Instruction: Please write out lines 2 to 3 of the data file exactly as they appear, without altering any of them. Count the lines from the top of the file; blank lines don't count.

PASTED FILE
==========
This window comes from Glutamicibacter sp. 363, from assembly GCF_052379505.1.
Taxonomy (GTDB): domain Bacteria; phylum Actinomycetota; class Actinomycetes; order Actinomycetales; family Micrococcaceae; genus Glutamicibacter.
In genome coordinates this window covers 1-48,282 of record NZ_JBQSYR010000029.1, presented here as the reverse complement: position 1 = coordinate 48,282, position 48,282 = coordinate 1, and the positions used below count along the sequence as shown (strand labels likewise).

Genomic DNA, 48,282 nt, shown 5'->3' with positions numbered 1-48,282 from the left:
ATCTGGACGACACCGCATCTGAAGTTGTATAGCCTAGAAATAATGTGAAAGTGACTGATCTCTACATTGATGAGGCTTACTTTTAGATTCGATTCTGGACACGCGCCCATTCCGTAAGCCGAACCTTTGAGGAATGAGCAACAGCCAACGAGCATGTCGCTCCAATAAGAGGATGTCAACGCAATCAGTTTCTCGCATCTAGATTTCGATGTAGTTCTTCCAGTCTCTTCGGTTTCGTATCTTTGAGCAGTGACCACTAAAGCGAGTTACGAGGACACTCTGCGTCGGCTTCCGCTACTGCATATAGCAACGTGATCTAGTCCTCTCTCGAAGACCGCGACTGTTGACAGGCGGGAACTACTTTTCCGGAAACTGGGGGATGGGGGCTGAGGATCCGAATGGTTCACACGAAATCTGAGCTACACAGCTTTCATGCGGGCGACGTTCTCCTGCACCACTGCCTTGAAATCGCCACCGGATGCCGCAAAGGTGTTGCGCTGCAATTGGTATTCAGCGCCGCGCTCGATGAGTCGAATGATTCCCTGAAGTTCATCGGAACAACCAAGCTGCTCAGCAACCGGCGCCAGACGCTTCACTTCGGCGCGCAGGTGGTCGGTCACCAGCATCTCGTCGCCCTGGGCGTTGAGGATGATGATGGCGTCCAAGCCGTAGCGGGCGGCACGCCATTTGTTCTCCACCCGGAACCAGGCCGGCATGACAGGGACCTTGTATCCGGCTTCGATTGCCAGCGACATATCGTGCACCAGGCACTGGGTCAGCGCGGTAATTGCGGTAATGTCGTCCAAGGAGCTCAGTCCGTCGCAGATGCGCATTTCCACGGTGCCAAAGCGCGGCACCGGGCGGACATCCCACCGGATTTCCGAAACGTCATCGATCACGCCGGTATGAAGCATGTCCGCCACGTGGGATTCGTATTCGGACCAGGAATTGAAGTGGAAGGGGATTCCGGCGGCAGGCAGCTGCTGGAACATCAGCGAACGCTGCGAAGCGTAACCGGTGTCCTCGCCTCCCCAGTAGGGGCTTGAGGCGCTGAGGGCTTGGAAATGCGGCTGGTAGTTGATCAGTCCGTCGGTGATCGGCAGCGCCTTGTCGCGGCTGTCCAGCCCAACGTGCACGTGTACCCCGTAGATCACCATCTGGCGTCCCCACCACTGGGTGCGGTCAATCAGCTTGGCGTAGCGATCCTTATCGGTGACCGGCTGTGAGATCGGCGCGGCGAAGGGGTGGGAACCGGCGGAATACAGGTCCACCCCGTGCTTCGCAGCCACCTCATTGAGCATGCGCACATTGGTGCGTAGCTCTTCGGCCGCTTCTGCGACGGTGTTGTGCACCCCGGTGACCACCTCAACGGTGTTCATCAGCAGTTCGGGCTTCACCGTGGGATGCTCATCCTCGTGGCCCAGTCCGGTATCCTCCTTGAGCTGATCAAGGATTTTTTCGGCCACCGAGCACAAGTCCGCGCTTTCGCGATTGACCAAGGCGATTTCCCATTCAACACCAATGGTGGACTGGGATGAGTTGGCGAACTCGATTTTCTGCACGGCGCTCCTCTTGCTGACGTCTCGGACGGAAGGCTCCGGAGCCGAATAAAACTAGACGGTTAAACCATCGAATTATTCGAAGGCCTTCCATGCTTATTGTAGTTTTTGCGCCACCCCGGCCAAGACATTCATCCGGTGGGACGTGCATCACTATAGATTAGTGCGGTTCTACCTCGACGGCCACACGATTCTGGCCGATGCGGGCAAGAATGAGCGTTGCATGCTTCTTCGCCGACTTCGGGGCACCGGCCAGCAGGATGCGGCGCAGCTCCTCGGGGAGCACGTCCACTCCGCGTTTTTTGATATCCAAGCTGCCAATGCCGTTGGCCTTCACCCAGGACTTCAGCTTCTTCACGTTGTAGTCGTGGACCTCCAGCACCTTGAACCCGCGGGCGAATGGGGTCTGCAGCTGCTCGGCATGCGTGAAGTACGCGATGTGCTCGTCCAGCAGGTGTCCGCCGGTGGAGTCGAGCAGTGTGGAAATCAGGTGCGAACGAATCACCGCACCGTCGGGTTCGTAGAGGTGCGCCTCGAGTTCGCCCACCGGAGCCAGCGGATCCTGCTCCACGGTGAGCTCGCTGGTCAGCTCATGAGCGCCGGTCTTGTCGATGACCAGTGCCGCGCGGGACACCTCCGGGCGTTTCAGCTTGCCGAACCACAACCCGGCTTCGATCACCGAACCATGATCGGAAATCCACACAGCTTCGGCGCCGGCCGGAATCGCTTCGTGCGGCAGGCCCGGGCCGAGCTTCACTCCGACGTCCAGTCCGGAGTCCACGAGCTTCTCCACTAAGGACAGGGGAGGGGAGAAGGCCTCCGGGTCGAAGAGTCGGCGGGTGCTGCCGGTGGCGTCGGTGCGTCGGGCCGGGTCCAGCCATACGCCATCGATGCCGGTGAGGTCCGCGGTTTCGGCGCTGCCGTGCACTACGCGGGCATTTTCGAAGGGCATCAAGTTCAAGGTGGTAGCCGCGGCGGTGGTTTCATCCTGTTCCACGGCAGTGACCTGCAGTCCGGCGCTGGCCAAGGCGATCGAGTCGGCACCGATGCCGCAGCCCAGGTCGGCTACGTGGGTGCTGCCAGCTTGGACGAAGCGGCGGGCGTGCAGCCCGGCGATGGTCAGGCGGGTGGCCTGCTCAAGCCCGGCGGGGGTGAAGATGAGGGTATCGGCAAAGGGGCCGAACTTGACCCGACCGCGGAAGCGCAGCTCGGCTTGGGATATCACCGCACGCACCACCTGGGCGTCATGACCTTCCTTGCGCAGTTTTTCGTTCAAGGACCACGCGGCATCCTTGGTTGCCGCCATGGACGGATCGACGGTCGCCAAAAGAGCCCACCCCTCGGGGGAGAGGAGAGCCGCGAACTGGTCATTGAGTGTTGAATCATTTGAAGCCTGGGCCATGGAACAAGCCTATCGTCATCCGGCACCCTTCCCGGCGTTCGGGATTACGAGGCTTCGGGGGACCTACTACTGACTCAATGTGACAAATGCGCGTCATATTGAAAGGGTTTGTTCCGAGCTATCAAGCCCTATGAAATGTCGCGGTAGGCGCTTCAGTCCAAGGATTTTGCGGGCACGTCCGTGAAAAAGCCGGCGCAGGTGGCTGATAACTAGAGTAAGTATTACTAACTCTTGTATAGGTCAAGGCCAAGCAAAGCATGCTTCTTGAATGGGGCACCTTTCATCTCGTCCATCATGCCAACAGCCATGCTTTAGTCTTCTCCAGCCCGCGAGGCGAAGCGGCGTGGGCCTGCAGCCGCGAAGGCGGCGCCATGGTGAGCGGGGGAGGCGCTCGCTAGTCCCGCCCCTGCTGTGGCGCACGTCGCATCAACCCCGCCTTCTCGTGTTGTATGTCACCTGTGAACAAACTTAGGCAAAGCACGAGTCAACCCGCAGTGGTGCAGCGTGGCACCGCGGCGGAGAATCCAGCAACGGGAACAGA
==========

Taxonomy (GTDB): domain Bacteria; phylum Actinomycetota; class Actinomycetes; order Actinomycetales; family Micrococcaceae; genus Glutamicibacter.
In genome coordinates this window covers 1-48,282 of record NZ_JBQSYR010000029.1, presented here as the reverse complement: position 1 = coordinate 48,282, position 48,282 = coordinate 1, and the positions used below count along the sequence as shown (strand labels likewise).